Gazette letters: Pentonville’s empty flats and Brexit
- Credit: Archant
I presume Meg Howarth (Gazette) means Wellington Mews? writes Barry Edwards, Islington Labour councillor (2006-2014), full address supplied.
I was elected as a Labour councillor in 2006, part way through the 11 years (not six) that the Liberal Democrats controlled Islington Council.
Wellington Mews was highlighted to me in 2011 and, knowing my interest in social housing, I visited them and found, as I recall, two blocks totalling 29 large, four-bedroomed flats of which about six were occupied and in need of external works.
Working with the council’s officer for new housing I discovered they were prison staff quarters but the Ministry of Justice (MoJ) was not continuing to let them out. The MoJ was also not interested in leasing them to Islington Council, citing “security concerns”. They are next to the prison wall but no closer than the flats of the Caledonian Estate, and elsewhere the wall directly abuts public roads. It seemed to me that the main use was of the flats’ courtyard as a prison staff car park. I believe that both former cllr James Murray and cllr Diarmaid Ward have had further requests for the flats turned down.
Both here and at Holloway Prison the MoJ remain intransigent and uncaring about the needs of the local community. I understand Michael Gove’s plans to sell off London prisons are currently under review. Is the MoJ waiting for when the whole of Pentonville (the oldest prison in use) and Wellington Mews can be sold for redevelopment as luxury homes?
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Am I alone in being appalled at the shameless attempt by Theresa May’s government to buy the votes of certain Labour MPs representing Brexit supporting constituencies by offering extra investment funds in the areas they represent? writes Paul Elliott, Islington Green Party.
Theresa May has already used our tax monies to buy the support of the DUP for her failing government. The cynicism of these actions is breathtaking.
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The offer to the Labour MPs begs two questions. If it is right that the former coal-mining areas in the north need extra investment, shouldn’t the government have granted this a long time ago instead of waiting to try to bribe their representatives over Brexit? Secondly, who is to say that the problems in these areas are more damaging to the immediate social order than, say, gang violence and knife crime in non-Brexit voting areas like Islington?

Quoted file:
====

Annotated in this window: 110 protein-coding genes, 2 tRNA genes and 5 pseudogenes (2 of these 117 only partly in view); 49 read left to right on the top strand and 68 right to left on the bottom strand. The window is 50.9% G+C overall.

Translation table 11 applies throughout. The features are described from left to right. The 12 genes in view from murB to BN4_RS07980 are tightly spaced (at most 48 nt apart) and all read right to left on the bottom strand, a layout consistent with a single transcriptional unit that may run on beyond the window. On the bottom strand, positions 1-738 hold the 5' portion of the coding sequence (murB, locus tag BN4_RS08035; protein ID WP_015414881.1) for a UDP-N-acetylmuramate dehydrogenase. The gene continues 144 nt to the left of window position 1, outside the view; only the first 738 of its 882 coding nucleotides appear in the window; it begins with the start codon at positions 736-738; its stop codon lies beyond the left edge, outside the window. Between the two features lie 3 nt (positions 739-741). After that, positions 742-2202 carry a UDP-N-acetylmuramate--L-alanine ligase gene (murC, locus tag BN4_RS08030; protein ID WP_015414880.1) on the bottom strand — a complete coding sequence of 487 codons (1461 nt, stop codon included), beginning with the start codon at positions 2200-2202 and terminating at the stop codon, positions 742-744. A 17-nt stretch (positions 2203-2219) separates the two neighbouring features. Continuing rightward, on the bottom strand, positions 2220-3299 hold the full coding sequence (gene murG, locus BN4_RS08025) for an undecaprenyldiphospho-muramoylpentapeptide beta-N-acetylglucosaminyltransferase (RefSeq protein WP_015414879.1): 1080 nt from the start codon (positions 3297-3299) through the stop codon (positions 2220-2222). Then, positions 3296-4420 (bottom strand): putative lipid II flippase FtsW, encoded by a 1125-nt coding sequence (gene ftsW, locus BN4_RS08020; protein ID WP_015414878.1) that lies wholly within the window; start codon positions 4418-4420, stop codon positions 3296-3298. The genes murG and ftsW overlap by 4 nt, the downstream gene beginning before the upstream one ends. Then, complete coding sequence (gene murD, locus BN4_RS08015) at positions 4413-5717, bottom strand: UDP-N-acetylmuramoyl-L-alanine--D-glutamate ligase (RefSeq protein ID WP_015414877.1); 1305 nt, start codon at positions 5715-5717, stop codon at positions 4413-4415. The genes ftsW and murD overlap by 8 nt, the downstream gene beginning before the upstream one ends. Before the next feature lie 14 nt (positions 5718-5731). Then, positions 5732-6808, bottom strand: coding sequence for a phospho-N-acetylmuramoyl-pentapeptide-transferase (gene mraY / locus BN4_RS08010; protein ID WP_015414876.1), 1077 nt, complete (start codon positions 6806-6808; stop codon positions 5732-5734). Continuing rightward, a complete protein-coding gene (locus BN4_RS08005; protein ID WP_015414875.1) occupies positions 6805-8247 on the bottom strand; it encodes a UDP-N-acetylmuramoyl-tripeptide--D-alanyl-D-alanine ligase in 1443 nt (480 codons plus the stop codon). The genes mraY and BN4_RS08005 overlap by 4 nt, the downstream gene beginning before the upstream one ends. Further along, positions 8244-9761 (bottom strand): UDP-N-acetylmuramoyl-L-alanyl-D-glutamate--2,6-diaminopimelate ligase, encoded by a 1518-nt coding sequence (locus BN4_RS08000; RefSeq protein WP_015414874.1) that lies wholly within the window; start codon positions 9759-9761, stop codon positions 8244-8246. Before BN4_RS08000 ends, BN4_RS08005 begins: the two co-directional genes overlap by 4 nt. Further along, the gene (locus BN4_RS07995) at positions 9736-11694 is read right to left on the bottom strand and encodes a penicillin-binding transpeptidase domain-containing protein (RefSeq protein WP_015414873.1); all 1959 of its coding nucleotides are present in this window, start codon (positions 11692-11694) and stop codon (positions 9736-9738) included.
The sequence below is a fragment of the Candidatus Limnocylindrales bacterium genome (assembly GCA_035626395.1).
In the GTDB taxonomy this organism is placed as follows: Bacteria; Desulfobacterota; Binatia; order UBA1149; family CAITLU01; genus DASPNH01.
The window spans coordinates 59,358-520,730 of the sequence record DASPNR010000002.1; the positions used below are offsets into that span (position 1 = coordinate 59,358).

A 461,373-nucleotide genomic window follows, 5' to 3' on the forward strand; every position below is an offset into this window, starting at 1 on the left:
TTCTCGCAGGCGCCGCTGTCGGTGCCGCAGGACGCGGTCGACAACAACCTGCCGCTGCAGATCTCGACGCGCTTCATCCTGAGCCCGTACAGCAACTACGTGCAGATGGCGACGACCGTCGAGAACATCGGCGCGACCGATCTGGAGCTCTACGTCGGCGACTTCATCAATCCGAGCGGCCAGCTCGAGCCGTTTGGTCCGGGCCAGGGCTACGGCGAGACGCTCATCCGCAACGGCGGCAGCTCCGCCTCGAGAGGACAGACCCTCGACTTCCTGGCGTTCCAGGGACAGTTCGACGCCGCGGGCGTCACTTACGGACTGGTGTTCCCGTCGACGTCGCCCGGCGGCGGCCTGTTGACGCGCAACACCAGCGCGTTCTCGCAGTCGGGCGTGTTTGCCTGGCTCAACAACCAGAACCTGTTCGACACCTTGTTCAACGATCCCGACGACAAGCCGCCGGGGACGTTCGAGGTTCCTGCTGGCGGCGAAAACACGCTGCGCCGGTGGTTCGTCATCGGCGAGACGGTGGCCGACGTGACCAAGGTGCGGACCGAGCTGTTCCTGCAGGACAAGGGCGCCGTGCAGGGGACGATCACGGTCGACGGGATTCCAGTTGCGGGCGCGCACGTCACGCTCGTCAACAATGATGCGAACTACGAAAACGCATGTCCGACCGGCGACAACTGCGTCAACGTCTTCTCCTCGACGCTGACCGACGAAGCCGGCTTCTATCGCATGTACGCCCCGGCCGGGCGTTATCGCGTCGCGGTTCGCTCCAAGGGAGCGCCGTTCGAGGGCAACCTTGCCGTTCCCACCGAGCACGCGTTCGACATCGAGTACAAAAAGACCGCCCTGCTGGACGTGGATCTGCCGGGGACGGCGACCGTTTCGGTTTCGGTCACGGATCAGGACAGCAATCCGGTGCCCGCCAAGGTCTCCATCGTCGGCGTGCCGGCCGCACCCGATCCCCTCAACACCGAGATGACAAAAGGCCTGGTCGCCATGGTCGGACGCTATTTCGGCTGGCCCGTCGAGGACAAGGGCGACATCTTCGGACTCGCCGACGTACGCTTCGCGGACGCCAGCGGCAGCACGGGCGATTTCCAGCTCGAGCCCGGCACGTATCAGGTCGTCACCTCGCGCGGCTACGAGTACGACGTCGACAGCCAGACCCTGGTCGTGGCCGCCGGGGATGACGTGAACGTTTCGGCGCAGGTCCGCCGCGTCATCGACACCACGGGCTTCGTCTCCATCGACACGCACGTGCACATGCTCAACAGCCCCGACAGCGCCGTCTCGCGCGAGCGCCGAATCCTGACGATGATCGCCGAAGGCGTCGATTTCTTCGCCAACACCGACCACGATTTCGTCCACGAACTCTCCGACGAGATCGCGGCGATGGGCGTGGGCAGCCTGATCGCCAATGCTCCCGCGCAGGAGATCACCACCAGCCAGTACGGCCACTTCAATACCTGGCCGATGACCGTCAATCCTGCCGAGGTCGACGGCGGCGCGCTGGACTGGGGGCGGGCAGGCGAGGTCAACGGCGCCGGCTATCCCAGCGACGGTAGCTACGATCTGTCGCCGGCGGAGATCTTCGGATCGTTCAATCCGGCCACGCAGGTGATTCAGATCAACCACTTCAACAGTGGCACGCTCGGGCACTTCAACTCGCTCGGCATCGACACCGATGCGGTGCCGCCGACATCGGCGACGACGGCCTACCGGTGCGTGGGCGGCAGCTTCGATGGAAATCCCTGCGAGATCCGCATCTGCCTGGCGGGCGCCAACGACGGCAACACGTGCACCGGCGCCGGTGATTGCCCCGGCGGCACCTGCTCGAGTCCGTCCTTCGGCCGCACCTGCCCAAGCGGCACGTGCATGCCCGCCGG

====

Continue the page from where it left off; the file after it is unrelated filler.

There is something seriously wrong with a situation where, through an extended regime of austerity, a government has starved all regions of the country of funds for essential services and infrastructure investment, thereby making their representatives biddable with the offer of scarce governmental funds.
If Brexit has taught us nothing else, it has shown that the British public no longer trusts or respects its governing classes. The realpolitik currently being transacted by prime minister May’s government shows us why this is the case.
The time has come for us to look again at the British electoral system. As a remain voter I feel totally excluded from the Brexit debate and thereby alienated from the political process. The first past the post electoral system has left us with an unrepresentative parliament, where the opinion of nearly half of the electorate is not properly represented and corrupt side deals are being done to force through unpopular policies.
Never has the case for proportional representation looked stronger.
I was born, and still live, at the back of Pentonville Prison, Roman Way, writes Jean Willson, full address supplied.
Almost every day I walk past a block of flats that have remained empty for more than 25 years. These flats, adjacent to the prison, were designed to house prison wardens.
Five years ago I started a campaign to get something done about this shocking scandal. I wrote to the chair of Islington’s housing committee, Diarmaid Ward, about this disgraceful state of affairs that these flats, some with three-four bedrooms, were vacant in Islington and could be used for homes for homeless Islington families.
I also wrote to the minister of justice to be told that “due to a change in policy to no longer provide quarters for staff, these have not been re-let” and “security concerns were prohibitive in agreeing a way forward.”
For many years now there have been discussions about whether Pentonville Prison should close.
We, local people, listen and hear again and again that no decision has been made even though the prison has been declared “unfit for purpose”.
Cllr Ward and I went around the two blocks of flats and were shocked and appalled at the negligence and waste of such valuable housing stock. Even more shocking was a huge vacant car park.
We arranged to meet up with officers of the Ministry of Justice (MoJ) in 2018, the day after the government issued a directive “that no prison would close until they had a national review.”
The MoJ went on to tell us that the future of Pentonville was still under discussion. However, they did agree to meet up with Islington Council officers who put forward a proposal to convert the empty flats into short term lets, to ease the critical housing shortage in the borough.
But after all the campaigning and even though Islington Council is still keen to renovate the flats and use them for Islington people the MoJ has turned us down.
Islington is still in the midst of a housing crisis, yet still the Ministry of Justice deny us. Shame on you MoJ to let these very precious flats lie vacant whilst Islington people are living in dire conditions, in hostels or are homeless.